The same idea can be used to explain the idea of looking at an evil person. If one tries to understand the source of evil, why Hashem allows evil to exist, and why people are all too often rewarded despite their evil deeds, then he will become “blind” and his own ability to differentiate between good and evil will be impacted. Avraham and Yitzchak have completely different ways of dealing with evil. Avraham sees evil and he tries to mitigate its effects. He sees that Yishmael is adversely affecting Yitzchak and he throws Yishmael out the door[5]. When Yitzchak, however, sees similar attributes in Esav, he tries to cultivate Esav, regardless of the adverse effects Esav’s presence might have on Yaakov. Time and time again Yitzchak tries to cultivate Esav and time and time again he is disappointed. Esav treats the birthright – the right to lead his future people in worship – with complete and entire contempt. Esav marries Hittite women. And after Yaakov steals his blessing, Esav makes it his life’s goal to kill him. Yitzchak remains unfazed. He will try to understand the source of Esav’s evil even if it tears his entire family apart.

The Torah teaches that Yitzchak’s form of prayer was [Bereishit 24:63] “La’suach”.   Rav J.B. Soloveichik [Moriah, 1973] interprets this word via the verse in Tehillim [102:1] “A prayer for a poor man when he enwraps himself and pours out his speech (yishpoch sicho) before Hashem”. Yitzchak retreated before Hashem. He would contort himself in an attempt to understand the Divine. Avraham, on the other hand, stood tall before Hashem. When he bargains with Hashem in a futile attempt to save the people of Sodom, the Midrash describes him as grabbing onto Hashem’s cloak, not letting Him go.  Yitzchak tries to understand why: Why do You let evil exist? Avraham does not care why. He is concerned with what and how: While I cannot comprehend evil, what am I to do when faced by it? How can I combat evil? Avraham sees evil in his home and he removes it before it can spread. Yitzchak sees evil in his home and in his attempt to get his head around it, he is blinded. And in the end, the wrong son is forced to leave home.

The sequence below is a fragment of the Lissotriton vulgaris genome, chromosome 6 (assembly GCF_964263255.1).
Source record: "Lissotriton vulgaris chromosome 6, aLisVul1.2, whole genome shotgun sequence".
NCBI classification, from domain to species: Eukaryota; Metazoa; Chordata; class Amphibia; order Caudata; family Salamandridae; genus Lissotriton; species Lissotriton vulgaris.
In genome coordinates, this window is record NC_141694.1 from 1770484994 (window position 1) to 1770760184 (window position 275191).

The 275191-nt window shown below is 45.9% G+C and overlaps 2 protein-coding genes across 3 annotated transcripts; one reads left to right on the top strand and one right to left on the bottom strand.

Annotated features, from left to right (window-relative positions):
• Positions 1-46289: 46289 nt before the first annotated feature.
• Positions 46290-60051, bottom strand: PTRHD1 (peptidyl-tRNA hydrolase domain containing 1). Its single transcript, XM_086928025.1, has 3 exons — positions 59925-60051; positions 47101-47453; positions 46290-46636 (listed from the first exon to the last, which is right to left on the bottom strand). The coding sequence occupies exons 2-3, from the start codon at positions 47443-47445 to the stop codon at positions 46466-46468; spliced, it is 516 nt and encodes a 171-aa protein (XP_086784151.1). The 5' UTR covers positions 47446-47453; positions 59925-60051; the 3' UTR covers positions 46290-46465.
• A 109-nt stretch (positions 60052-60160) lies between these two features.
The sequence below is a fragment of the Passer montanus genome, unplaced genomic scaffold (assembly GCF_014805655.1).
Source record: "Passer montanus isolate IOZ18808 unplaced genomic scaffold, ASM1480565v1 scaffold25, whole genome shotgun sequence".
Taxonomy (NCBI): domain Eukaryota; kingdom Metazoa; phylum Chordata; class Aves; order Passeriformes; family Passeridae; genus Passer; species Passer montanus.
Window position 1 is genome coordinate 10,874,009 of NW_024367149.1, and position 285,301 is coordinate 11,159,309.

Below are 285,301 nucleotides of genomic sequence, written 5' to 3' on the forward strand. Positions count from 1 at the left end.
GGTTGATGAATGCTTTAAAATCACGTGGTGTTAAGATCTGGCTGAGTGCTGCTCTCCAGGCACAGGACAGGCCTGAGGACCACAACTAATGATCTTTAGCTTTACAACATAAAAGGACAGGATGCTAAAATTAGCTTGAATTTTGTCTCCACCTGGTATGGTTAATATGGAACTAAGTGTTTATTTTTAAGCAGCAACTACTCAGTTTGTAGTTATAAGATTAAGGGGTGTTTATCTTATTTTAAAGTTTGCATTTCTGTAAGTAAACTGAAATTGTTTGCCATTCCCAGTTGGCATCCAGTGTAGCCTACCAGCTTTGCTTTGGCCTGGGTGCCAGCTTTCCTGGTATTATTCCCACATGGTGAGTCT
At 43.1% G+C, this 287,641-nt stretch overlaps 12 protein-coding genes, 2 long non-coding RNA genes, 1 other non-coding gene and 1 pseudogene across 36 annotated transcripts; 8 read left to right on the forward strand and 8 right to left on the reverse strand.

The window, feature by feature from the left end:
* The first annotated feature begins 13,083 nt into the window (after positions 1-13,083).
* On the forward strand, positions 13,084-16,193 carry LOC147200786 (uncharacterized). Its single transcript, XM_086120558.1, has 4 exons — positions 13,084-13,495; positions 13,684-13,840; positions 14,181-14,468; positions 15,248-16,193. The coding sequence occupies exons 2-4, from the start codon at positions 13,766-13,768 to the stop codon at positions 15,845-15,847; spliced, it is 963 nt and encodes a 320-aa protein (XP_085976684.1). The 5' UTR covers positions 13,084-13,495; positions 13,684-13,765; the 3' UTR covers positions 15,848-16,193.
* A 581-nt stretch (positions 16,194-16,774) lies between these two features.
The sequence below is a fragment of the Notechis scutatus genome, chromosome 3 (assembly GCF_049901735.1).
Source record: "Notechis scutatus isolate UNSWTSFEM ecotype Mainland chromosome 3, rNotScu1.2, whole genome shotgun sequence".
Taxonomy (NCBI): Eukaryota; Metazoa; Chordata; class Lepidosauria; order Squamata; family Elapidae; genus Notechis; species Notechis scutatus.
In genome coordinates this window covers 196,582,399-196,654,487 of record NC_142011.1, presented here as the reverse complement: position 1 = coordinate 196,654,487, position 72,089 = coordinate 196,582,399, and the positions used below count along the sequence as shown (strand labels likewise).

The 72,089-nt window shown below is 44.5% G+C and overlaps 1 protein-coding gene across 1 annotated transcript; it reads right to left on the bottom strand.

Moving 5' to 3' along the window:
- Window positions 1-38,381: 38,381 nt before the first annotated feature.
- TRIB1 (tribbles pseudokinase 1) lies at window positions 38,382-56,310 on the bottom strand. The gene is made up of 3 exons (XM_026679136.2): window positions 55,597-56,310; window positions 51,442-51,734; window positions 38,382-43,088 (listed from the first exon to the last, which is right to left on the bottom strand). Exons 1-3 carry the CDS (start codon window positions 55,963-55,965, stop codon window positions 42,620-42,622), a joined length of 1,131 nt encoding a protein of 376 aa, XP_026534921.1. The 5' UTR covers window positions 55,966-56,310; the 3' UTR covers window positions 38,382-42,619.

Hashem’s world is hugely complex, and man’s nature is to want to understand the inner mechanics. This desire, while legitimate, is fraught with danger if we allow it to paralyze us. At the end of the day, a Jew’s life revolves around action. The Torah is a book of mitzvot whose purpose is to teach us how to react to any and every possible event and circumstance we might encounter. This must be our only guide. Because if we fritter and waste our time staring at the sun, then we will most surely go blind.

Shabbat Shalom,

Ari Sacher, Moreshet, 5775

Please daven for a Refu’a Shelema for Nechemiah Uriel ben Tzipora Hadara

[1] We’re not going to discuss my favorite Midrash, brought by Rashi, which explains that when Yitzchak was nearly sacrificed the angels cried and their tears damaged Yitzchak’s eyes. Perhaps Avraham didn’t suffer the same fate because he was looking down at the time.

[2] Some identify Rabbi Yehoshua ben Korcha as the son of Rabbi Akiva, who was bald (kere’ach). He had to change his name so that the Romans wouldn’t murder him like they murdered his father.

[3] It can be shown that Yishmael lived with his father for about 17 years, while Esav lived with his father for 47 years (137life – 14Shem/Ever – 20Lavan – 30Joseph – 97 feast + 2 famine – 17Egypt = 47).

[4] The translation of “mistakel” as “stare” does not particularly mesh with Modern Hebrew, where the word “mistakel” usually means “a short glimpse”. It is good to remember the words of Rav Eliyahu Zini who always told us that translating the Torah with the “Hebrew of [Modern] Tel Aviv” can sometimes be a recipe for disaster.

[5] Albeit it at the behest of his wife. Rivkah didn’t make a similar suggestion to Yitzchak because she knew he would never agree.